Major renovations planned for apartments on Elmwood, Delaware - The Buffalo News
print logo

Major renovations planned for apartments on Elmwood, Delaware

Two buildings in the 400 blocks of Delaware and Elmwood avenues are about to get apartment makeovers by different developers that will bring over 100 upgraded housing units within reach of the Buffalo Niagara Medical Campus.

Anthony Kissling is planning a complete renovation of the building that houses Chris’ NY Sandwich Co. at 401 Delaware Ave., with 30 apartments across from the Buffalo Club. Meanwhile, Nick Sinatra is in the midst of redoing 400 Elmwood Ave., with 70 units and two commercial spaces.

Both are capitalizing not only on the growth of the Medical Campus, whose leaders expect 5,000 more employees will be working there in a few years, but the desire of a growing population, particularly younger people, to live in the city as well.

“We are tapping into the massive demand for upgraded or new apartments in Buffalo,” Sinatra said.

At 400 Elmwood, near Bryant Street and Women & Children’s Hospital of Buffalo, Sinatra is “just completing” a $4.5 million renovation of the Elmwood Village building, which includes 70 units and two first-floor commercial spaces. Originally designed by Buffalonian Edward Moeller, who also designed Pilgrim English Evangelical Church on Best Street, the building was based on a wing of the Ritz Paris Hotel that served as a war hospital in Paris where Moeller was treated during World War I.

Most of the units are one-bedroom apartments of 450 to 500 square feet each, with 12 two-bedroom units of 600 to 750 square feet. Rent ranges from $900 to $1,175 per month. It should be completed in the fall.

The units will feature energy-efficient windows, restored hardwood floors, reclaimed wooden trim, new appliances, butcher-block counter- tops, refurbished steel entry doors, “throwback” black-and-white subway tiles in the bathroom, pendant lights and doorknobs that are historic in appearance. The building will include a bike room, laundry and storage space, and a community-themed courtyard with an outdoor kitchen and grill.

In keeping with the online and social media age, Sinatra is setting up a Facebook community for the property, as well as the ability to pay rent, request a work order and even fill out a rental application online. There’s also a phone app that allows residents to buzz in friends through the front gate regardless of where they are.

Sinatra is negotiating with “a few” restaurant or fitness-based tenants to take the storefront commercial space and provide amenities for residents.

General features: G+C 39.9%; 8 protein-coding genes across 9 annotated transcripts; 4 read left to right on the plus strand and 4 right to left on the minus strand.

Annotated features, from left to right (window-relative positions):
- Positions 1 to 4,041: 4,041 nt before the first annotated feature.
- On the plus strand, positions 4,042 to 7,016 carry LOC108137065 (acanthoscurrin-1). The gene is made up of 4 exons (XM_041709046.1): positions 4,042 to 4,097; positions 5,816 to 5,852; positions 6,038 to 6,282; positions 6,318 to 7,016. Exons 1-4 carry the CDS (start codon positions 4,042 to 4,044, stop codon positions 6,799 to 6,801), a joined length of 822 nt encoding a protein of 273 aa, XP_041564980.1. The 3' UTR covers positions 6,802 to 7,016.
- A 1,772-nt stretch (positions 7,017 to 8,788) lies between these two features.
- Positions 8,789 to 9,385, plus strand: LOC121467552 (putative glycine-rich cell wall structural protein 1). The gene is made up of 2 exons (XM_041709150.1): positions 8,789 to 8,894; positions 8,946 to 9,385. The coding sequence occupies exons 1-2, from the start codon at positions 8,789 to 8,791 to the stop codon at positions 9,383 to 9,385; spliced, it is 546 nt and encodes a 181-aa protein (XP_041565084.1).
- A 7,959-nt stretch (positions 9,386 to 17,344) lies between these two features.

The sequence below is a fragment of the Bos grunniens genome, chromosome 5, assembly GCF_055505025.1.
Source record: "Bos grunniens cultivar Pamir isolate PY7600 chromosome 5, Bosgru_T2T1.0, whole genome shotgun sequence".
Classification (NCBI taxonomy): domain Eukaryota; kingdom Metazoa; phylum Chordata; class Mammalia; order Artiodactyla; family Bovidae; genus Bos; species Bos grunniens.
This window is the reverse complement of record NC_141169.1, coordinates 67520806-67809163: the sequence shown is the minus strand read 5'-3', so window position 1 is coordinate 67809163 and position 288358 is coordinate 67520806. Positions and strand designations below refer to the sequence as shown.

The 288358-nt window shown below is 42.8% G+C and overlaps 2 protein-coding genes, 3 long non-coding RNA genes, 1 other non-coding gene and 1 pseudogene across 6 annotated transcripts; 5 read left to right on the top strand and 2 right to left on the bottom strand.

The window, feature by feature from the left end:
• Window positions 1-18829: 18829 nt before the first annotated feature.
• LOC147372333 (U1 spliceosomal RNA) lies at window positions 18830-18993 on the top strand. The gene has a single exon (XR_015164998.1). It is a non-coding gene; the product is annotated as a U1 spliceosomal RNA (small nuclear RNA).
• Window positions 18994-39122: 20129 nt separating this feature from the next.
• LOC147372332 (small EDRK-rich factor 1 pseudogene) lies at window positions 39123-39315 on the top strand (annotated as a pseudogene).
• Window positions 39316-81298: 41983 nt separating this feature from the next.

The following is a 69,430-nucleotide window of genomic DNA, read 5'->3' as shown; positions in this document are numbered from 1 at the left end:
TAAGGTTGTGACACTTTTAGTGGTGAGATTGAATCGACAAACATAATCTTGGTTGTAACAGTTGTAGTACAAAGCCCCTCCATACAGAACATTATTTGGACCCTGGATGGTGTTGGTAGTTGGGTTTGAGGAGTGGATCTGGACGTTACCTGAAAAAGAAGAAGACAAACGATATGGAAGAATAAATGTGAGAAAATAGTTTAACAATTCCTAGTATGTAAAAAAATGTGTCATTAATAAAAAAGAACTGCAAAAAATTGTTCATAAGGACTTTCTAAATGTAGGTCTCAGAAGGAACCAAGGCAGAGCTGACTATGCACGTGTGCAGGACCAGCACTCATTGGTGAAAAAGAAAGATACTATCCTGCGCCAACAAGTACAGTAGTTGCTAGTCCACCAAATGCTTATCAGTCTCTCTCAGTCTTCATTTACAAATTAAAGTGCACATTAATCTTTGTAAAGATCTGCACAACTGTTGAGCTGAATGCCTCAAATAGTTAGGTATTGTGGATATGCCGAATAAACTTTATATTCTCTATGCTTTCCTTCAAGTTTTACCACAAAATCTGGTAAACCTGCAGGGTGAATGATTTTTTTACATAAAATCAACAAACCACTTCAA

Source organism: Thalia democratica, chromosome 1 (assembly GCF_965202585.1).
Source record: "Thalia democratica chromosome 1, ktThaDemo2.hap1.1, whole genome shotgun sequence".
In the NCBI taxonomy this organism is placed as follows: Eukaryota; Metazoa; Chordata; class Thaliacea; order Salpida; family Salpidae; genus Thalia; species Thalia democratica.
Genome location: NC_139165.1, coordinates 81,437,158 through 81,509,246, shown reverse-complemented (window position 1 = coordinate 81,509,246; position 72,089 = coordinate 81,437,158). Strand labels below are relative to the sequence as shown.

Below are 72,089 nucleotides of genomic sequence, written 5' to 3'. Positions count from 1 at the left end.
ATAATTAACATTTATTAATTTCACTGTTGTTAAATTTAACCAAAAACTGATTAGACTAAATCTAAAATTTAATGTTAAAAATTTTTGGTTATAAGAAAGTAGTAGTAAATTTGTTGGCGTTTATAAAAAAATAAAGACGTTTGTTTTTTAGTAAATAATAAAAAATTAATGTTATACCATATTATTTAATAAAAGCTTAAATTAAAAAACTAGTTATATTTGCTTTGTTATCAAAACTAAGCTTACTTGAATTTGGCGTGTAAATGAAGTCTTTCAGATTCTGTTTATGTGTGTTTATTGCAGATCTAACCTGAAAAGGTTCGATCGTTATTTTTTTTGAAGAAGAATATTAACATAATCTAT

Farther south and east, just below Edward Street, Kissling is revamping the century-old classical structure at 401 Delaware, which includes both a five-story main building and a three-story annex that date to 1896, as well as an adjacent parking lot.

Known as The Colonial, the complex includes 21 apartments in the main building and nine in the annex, plus the storefronts for Chris’ and a hair salon. The apartments, including studio, one-bedroom and two-bedroom units, now rent for $575 to $875.

The entire annex is currently vacant, so Kissling plans to “totally renovate” that portion, essentially demolishing the interior down to the brick walls, and also revamp the stairways, elevator and the facade of the building. He will also remodel the apartments in it with new kitchens, new bathrooms and hardwood floors. “No cheap stuff,” he said.

Kissling already did some work to the main building after he bought it 15 years ago, but now he wants to renovate all the hallways and public areas, clean up the front doors and put in new lighting. And as the apartments turn over – four are vacant now – he intends to remodel each of them as well.

“It’s going to be the best-looking building around. It’s going to be a gorgeous building,” said Kissling, who bought the complex in 1999 for $600,000 and now plans to spend $1.2 million on the renovation. “Everything’s going to be renovated, the hallways and everything.”

Plans call for restoring the building to the way it looked in 1925, based on some old photos Kissling has, and using state and federal historic tax credits that have already been approved. For example, he has ordered a new cornice made of fiberglass that will be installed in place of a rusty one on top of the building’s facade. He is also planning a roof deck, with views of Lake Erie and along Delaware Avenue.

“We’ve been working on this for about a year,” he said. “That’s one of the best locations in Buffalo.”


There are no comments - be the first to comment